Tuesday, November 5, 2019

Horn Frog

This bow came in for a rehair.  Not a particularly strong stick, it had a significant warp at the tip end when tensioned.  We'll try to compensate for that somewhat in the rehair.  It is not a stick that would justify heating and bending.  It may not even survive that.

A Chinese bow with a water-buffalo(?) horn frog.  Interesting look.  Not one I sold, and this is the factory hair, the first rehair for this bow.

Here we are with a rounded leading edge on this block.  Not a great sign, showing that they haven't bothered to square up the mortise edges, leaving it as it came away from the router.

On pulling the plug and hair out, here we can see that they didn't even bother cleaning up the edge that is in contact with the hair.

Not a good situation.   Seeing more and more of this sort of factory work these days.  I suppose they believe they can cover up shoddy work with a fleur-de-lis.

Well, we can't let it go out like that, so, a bit of chisel work to square up the mortise. Then, it can be rehaired -- without resorting to glueing the hair and plug in place, which is the way it presented itself here.

Bow is rehaired, back in the customer's hands.  Still a bit of a warp to the stick under tension, but not as bad as it was.

Friday, October 25, 2019

Cello Bow Rehair

Had a customer bow in for a rehair, a nice looking stick.  I didn't recognize the name, so did a little searching first.

Turns out it's one of Arcos Brasil's trade names, a factory-made bow.  Nothing wrong with that.  Most of us have factory-made bows and fiddles, use them and enjoy them.  The point is: this in not a handmade bow.

This bow has not been rehaired, as far as I can tell, so this is the way it left the factory.  I'll add also that it has been played for some time, and the musician has enjoyed using this bow.  No one is perfect, no factory is perfect, and what works, works.  Just some interesting details, I hope.

So, when removing the hair from the tip, I had a little trouble removing the block.  It was somewhat glued in.  Here's the hair after I got it out.

Superglue was used to bind the hair in the knot.  Again, nothing wrong with that.  I do it, as do many other rehair folks.  It seems better and simpler than the old burn-with-rosin way of binding the hair, though plenty of folks do that, too.  Seldom in a factory these days, I'd say.  I suspect the block was not intentionally glued in, but that the plug was seated before the glue on the hair had a chance to dry -- a sign of haste.

Here's the tip mortise from 'above'.

Note the slight 'divot' on the right-hand side.  Extra credit if you can see it's partner on the left-hand side.  What are these?  We call them 'mistakes' in the trade.  The router that was used to hog out wood here went too far.  

Here it is at an oblique angle.

And a little more angle.

You might be able to see the round router marks in these photos.  May have to enlarge them a bit by clicking on them.  The round cut-out gets bigger as one looks further down into the hole.  That's because the mortise has angled walls.  The bottom of the mortise is smaller than the top.  It's not a badly cut mortise, and the errors on the side don't cause much problem.  In cutting a new block, we fit it 'front' and 'back.  Doesn't need to fit air-tight on the sides.  In fact, it's a little easier to get out on the next rehair if it doesn't fit the sides too tightly -- assuming one doesn't then superglue it into place.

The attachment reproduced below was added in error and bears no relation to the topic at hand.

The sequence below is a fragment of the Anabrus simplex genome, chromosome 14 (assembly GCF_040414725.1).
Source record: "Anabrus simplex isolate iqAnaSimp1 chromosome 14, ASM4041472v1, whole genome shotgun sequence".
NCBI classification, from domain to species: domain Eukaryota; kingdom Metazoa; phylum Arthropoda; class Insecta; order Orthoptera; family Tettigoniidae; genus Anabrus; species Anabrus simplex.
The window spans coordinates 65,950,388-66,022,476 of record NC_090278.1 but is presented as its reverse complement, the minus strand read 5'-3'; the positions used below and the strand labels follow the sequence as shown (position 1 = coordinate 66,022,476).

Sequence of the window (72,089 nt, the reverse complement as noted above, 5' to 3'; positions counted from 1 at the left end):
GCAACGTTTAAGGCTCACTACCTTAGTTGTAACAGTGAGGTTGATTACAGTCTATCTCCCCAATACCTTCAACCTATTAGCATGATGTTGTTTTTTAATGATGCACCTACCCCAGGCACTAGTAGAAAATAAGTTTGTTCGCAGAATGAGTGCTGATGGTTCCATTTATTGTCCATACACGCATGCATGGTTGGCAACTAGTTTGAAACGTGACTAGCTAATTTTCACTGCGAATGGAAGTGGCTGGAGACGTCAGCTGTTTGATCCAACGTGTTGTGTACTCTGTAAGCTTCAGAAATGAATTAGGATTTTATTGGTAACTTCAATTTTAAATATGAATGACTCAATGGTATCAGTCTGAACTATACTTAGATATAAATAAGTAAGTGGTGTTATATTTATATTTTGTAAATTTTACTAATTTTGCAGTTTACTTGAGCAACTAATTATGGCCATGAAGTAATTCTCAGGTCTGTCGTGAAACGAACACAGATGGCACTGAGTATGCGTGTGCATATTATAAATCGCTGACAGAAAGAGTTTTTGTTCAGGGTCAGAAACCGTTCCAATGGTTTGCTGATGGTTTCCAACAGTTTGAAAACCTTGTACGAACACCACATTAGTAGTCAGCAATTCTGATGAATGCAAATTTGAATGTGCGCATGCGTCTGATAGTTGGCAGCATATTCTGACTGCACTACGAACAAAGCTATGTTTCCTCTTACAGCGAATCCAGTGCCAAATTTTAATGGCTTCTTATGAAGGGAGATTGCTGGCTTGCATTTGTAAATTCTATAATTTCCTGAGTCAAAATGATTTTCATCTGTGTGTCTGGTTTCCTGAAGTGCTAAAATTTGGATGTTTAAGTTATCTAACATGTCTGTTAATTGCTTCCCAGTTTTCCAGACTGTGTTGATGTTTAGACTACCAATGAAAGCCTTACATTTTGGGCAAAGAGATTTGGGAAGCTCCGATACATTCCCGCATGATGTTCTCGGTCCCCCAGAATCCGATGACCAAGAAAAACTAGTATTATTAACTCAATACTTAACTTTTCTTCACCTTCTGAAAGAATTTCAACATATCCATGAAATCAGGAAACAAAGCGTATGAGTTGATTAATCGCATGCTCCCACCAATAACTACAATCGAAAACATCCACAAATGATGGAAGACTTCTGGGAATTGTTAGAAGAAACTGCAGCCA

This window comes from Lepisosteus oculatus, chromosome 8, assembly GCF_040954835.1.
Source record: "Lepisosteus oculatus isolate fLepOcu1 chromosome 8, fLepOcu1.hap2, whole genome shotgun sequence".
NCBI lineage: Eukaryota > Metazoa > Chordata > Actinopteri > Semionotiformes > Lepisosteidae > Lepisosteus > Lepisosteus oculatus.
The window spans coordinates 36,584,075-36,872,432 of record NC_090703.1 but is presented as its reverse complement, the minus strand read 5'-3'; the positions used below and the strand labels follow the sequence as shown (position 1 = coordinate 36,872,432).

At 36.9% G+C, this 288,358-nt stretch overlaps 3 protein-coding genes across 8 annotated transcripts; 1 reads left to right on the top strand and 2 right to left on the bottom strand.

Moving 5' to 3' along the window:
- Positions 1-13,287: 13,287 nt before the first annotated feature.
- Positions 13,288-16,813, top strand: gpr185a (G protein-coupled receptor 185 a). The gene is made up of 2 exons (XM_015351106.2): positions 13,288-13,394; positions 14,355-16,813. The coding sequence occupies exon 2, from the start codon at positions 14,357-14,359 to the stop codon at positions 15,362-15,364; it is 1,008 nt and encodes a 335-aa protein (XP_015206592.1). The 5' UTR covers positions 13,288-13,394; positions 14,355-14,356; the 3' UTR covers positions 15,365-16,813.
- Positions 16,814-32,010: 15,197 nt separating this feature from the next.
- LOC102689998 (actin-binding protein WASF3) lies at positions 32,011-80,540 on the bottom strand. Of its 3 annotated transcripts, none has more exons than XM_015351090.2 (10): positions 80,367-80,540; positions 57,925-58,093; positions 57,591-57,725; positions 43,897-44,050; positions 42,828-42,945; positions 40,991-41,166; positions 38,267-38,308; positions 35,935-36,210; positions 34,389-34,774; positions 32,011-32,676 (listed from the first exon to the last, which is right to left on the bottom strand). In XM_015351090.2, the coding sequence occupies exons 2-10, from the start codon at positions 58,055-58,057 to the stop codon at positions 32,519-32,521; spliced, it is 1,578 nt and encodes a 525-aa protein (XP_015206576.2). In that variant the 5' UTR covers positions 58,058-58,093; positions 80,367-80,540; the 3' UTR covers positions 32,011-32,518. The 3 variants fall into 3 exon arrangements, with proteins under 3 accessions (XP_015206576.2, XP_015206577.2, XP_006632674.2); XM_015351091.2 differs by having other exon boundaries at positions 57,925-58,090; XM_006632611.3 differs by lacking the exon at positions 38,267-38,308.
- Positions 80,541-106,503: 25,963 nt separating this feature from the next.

In the frog, we can again see some sign of haste.  Here the block is a little too loose on the side.

A section of hair has slipped around.  From this, I can deduce the bow was probably rehaired 'frog-first' and this slippage was accounted for when combing out the hair and tying it at the tip.  The hair itself, the playing section of the hair, was in fairly decent shape as far as tension was concerned.

Now with the plug removed --

Note the rounded corners at the bottom of the mortise, again a sign of router work that was not cleaned up with a chisel.  This is not ideal, but I left it as is, cutting the corners of my new block to fit that.

The bow is now rehaired, and should work fine.  Just a glimpse behind the curtain.

Wednesday, June 12, 2019

Original Antiquing on a Now Well-Antiqued Violin

I usually have a couple of fairly abused violins about, and from time-to-time, I will pull one or two off the back shelf and try to get some work done on them.  This is one.  I have dismantled it to get at what needs getting at.

It is possibly a 100-year-old fiddle with a label that reads:

Salomon Luthier a St. Cecille 
Place de la ecole a Paris 1756.  

The label is another attempt at antiquing, I am fairly certain.  If one were to bet where this came from, a good bet would be "not from 1756 Paris."

This fiddle has been badly cracked, several times, and badly repaired in the past, with way too much glue being used.  Some folks working on violins believe more glue will make up for missing wood or bad joints.  These cretins will spend time in purgatory for implementing this belief.  Most of my effort has been removing old glue, just to get down to wood.

The inside of the violin has been darkly stained to simulate age.  You can see the white areas where the stain didn't get to, those areas under the blocks or ribs, for example.

One bit of antiquing I just noticed is factory-applied thumb-nail damage, along the treble side of the fingerboard.

Maybe you can't pull it out of that photo, what with all the real antiquing that has taken place over the years prior.